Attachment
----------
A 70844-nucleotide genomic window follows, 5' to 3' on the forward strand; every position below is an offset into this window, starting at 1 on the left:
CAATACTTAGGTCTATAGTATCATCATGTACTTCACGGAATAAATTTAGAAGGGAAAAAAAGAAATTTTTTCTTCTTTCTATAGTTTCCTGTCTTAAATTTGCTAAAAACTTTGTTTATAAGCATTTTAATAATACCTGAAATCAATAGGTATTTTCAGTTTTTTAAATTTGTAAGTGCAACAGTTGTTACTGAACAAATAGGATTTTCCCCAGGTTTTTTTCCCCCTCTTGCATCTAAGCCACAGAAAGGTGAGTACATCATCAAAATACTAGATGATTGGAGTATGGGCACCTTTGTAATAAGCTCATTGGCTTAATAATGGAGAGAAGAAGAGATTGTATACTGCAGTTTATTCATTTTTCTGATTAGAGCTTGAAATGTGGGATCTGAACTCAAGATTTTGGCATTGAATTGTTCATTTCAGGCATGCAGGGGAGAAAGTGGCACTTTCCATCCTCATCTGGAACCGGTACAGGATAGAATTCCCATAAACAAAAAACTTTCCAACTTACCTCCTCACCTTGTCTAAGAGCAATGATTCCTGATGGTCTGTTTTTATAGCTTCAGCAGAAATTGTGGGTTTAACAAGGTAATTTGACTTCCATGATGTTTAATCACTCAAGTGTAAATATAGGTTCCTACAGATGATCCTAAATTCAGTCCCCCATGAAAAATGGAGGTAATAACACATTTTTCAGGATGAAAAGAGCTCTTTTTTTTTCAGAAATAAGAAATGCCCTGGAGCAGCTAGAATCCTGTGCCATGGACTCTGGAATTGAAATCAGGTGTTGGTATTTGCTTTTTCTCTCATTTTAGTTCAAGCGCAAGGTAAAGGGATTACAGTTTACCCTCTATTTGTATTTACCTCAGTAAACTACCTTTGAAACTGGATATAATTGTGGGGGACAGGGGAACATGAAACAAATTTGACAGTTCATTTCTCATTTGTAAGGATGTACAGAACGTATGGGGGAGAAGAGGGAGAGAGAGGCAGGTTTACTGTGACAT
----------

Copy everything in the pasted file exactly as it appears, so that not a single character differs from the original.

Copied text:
A 70844-nucleotide genomic window follows, 5' to 3' on the forward strand; every position below is an offset into this window, starting at 1 on the left:
CAATACTTAGGTCTATAGTATCATCATGTACTTCACGGAATAAATTTAGAAGGGAAAAAAAGAAATTTTTTCTTCTTTCTATAGTTTCCTGTCTTAAATTTGCTAAAAACTTTGTTTATAAGCATTTTAATAATACCTGAAATCAATAGGTATTTTCAGTTTTTTAAATTTGTAAGTGCAACAGTTGTTACTGAACAAATAGGATTTTCCCCAGGTTTTTTTCCCCCTCTTGCATCTAAGCCACAGAAAGGTGAGTACATCATCAAAATACTAGATGATTGGAGTATGGGCACCTTTGTAATAAGCTCATTGGCTTAATAATGGAGAGAAGAAGAGATTGTATACTGCAGTTTATTCATTTTTCTGATTAGAGCTTGAAATGTGGGATCTGAACTCAAGATTTTGGCATTGAATTGTTCATTTCAGGCATGCAGGGGAGAAAGTGGCACTTTCCATCCTCATCTGGAACCGGTACAGGATAGAATTCCCATAAACAAAAAACTTTCCAACTTACCTCCTCACCTTGTCTAAGAGCAATGATTCCTGATGGTCTGTTTTTATAGCTTCAGCAGAAATTGTGGGTTTAACAAGGTAATTTGACTTCCATGATGTTTAATCACTCAAGTGTAAATATAGGTTCCTACAGATGATCCTAAATTCAGTCCCCCATGAAAAATGGAGGTAATAACACATTTTTCAGGATGAAAAGAGCTCTTTTTTTTTCAGAAATAAGAAATGCCCTGGAGCAGCTAGAATCCTGTGCCATGGACTCTGGAATTGAAATCAGGTGTTGGTATTTGCTTTTTCTCTCATTTTAGTTCAAGCGCAAGGTAAAGGGATTACAGTTTACCCTCTATTTGTATTTACCTCAGTAAACTACCTTTGAAACTGGATATAATTGTGGGGGACAGGGGAACATGAAACAAATTTGACAGTTCATTTCTCATTTGTAAGGATGTACAGAACGTATGGGGGAGAAGAGGGAGAGAGAGGCAGGTTTACTGTGACAT